|Genres||Drama Sci-Fi Thriller|
|Plot||Dr. Emma Porlock and her colleagues, attempting to unlock the secrets of human memory for the Masdon drug empire, get a cryogenically stored 400-year-old human head to project its memories through virtual reality displays. But Porlock and her team are chronically under-funded, and she may have to go around Masdon to a media sleaze merchant to get the money she needs to maintain the project. But an even more complex world of secret police, RON (Reality-Or-Nothing) riots, and murder is going on outside the lab. And the deeper Porlock goes into the frozen memories of the writer Daniel Feeld, the more twisted the labyrinth of intrigue becomes.... search for Cold Lazarus on IMDb|
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Hollywood's film archives overflow with the carcasses of dismal movies based on lame '60s and '70s television shows, a syndrome that shows no sign of abating. But here's evidence that the reverse effect, turning a movie into a TV series, can have surprisingly positive results. Indeed, based on the 21 episodes produced for the first season of Stargate SG-1, it could be argued that this show is significantly better than the 1994 feature it's derived from.The central conceit of the original Stargate--the existence of an artificially created "wormhole" through which one can travel to different worlds light years away from Earth--was an intriguing one. In seizing on the obvious possibilities for expanding on that premise, series executive producers-writers Jonathan Glassner and Brad Wright have smartly retained some of the film's basic elements (its amalgam of myth and theoretical hokum, or the ongoing clash of wills between scientists and soldiers), while adding a variety of fresh ideas (including new characters, new locations, and a welcome dose of humor, much of it supplied by Richard Dean Anderson, MacGyver himself, who replaces Kurt Russell in the central role of Colonel Jack O'Neill). The result is a show with multidimensional heroes and villains and consistently compelling story lines (many of them introduced in the pilot and carried forward through subsequent episodes) balancing excellent special effects and production values. All this and full frontal nudity, too (at least in the aforementioned pilot). Who can resist?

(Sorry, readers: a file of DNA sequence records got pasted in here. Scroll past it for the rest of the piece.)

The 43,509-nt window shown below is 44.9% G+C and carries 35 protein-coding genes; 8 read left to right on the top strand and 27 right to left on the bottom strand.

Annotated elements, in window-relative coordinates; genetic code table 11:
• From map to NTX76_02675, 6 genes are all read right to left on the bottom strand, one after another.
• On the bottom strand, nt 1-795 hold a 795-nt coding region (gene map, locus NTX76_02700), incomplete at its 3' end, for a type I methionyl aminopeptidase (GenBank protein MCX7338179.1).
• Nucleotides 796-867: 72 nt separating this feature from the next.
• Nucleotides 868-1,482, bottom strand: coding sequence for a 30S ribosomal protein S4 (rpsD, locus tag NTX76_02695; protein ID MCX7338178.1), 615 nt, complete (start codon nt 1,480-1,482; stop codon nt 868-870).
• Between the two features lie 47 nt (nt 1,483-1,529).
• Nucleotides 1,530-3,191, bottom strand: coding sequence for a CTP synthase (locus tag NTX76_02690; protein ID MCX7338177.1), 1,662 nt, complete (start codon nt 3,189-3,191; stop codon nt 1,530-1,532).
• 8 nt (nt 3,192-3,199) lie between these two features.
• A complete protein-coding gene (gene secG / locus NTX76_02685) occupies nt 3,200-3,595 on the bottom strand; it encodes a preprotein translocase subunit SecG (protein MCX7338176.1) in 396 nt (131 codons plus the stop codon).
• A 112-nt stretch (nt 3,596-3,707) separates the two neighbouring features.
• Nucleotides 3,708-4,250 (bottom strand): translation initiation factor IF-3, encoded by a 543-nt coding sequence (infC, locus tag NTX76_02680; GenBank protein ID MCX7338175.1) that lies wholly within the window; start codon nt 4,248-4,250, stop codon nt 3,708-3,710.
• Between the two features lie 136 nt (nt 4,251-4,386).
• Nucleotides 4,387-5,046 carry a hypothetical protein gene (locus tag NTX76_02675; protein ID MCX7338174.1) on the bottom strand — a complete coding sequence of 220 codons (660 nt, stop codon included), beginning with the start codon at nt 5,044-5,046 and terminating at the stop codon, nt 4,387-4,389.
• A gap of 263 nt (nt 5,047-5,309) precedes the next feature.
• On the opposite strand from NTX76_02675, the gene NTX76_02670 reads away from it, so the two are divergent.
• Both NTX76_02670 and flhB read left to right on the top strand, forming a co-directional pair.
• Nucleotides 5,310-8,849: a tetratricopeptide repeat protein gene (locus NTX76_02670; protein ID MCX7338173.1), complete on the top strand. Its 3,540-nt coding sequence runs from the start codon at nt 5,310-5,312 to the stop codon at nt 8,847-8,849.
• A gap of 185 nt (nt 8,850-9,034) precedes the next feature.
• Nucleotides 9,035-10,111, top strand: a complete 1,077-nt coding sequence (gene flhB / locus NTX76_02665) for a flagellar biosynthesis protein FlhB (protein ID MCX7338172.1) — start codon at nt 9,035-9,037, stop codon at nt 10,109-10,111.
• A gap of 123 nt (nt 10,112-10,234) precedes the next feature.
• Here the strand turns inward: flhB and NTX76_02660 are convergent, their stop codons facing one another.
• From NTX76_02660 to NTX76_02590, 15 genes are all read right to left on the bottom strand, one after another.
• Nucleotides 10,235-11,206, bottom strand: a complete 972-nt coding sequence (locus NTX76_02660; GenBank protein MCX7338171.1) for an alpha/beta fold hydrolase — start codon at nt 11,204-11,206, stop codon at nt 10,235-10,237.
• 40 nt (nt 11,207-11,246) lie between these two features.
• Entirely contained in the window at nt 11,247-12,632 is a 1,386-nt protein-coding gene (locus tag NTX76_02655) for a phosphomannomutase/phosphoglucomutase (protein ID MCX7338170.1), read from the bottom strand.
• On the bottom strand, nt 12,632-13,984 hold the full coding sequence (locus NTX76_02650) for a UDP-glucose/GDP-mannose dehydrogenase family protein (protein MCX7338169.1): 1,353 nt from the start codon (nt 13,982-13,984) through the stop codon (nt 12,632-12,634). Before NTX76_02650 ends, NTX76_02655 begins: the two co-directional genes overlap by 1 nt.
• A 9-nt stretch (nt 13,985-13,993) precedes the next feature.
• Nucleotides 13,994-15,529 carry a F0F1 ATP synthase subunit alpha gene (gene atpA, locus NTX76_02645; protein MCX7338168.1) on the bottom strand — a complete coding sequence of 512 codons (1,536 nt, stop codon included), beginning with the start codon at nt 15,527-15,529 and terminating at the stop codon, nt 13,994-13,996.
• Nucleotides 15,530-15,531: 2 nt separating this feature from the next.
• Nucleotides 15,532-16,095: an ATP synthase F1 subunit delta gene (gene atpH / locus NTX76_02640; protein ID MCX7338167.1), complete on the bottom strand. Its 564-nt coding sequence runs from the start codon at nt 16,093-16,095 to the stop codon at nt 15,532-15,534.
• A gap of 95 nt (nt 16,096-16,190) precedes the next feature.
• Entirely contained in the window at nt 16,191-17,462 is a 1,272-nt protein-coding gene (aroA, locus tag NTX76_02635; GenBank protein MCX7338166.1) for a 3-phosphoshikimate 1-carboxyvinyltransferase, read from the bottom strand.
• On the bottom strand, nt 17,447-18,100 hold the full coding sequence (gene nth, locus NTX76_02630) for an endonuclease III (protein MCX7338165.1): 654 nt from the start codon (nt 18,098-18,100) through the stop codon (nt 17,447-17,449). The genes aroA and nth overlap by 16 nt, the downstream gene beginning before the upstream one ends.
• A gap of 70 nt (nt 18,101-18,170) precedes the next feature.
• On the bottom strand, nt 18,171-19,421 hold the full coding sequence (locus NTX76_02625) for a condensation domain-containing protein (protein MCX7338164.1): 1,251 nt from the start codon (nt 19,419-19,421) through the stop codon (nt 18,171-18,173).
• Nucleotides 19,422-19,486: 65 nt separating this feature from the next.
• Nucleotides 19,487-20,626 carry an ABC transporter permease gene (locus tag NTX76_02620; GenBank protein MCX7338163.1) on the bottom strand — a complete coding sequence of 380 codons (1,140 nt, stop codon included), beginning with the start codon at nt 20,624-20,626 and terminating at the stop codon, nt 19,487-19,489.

The first season is spread out over five DVDs; the 100-minute pilot shares the first volume with two other episodes, while discs 2 to 5 contain anywhere from three to five shows each. Sound and visuals (in widescreen format) alike will take full advantage of any home system's capabilities. But aside from language and subtitle options, bonus features are limited to brief featurettes that play like commercials and provide little in the way of background information or insight (there are no features at all on the first disc). Then again, if you really want to know what that symbol on Teal'c's forehead means, or why the nasty, parasitic Goa'ulds look a lot like the fledgling stomach monsters in the Alien series, there is no doubt a Web site out there just for you. --Sam Graham
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